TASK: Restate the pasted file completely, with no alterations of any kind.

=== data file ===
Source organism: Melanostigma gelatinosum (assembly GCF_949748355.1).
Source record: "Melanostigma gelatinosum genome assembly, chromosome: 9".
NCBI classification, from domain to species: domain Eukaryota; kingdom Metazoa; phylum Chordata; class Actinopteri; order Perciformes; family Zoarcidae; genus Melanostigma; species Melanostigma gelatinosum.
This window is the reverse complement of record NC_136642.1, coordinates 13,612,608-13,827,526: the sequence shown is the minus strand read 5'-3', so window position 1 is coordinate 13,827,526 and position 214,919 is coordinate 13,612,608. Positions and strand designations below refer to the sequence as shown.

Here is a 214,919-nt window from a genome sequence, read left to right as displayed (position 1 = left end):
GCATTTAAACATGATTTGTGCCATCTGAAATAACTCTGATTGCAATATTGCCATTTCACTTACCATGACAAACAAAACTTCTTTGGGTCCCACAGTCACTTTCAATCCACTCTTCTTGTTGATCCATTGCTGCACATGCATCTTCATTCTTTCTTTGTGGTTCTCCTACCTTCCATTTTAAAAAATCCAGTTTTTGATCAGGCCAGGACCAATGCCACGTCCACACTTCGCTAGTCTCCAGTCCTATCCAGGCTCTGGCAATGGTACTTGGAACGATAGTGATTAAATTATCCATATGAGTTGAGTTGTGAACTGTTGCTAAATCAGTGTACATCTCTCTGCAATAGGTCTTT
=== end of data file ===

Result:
Source organism: Melanostigma gelatinosum (assembly GCF_949748355.1).
Source record: "Melanostigma gelatinosum genome assembly, chromosome: 9".
NCBI classification, from domain to species: domain Eukaryota; kingdom Metazoa; phylum Chordata; class Actinopteri; order Perciformes; family Zoarcidae; genus Melanostigma; species Melanostigma gelatinosum.
This window is the reverse complement of record NC_136642.1, coordinates 13,612,608-13,827,526: the sequence shown is the minus strand read 5'-3', so window position 1 is coordinate 13,827,526 and position 214,919 is coordinate 13,612,608. Positions and strand designations below refer to the sequence as shown.

Here is a 214,919-nt window from a genome sequence, read left to right as displayed (position 1 = left end):
GCATTTAAACATGATTTGTGCCATCTGAAATAACTCTGATTGCAATATTGCCATTTCACTTACCATGACAAACAAAACTTCTTTGGGTCCCACAGTCACTTTCAATCCACTCTTCTTGTTGATCCATTGCTGCACATGCATCTTCATTCTTTCTTTGTGGTTCTCCTACCTTCCATTTTAAAAAATCCAGTTTTTGATCAGGCCAGGACCAATGCCACGTCCACACTTCGCTAGTCTCCAGTCCTATCCAGGCTCTGGCAATGGTACTTGGAACGATAGTGATTAAATTATCCATATGAGTTGAGTTGTGAACTGTTGCTAAATCAGTGTACATCTCTCTGCAATAGGTCTTT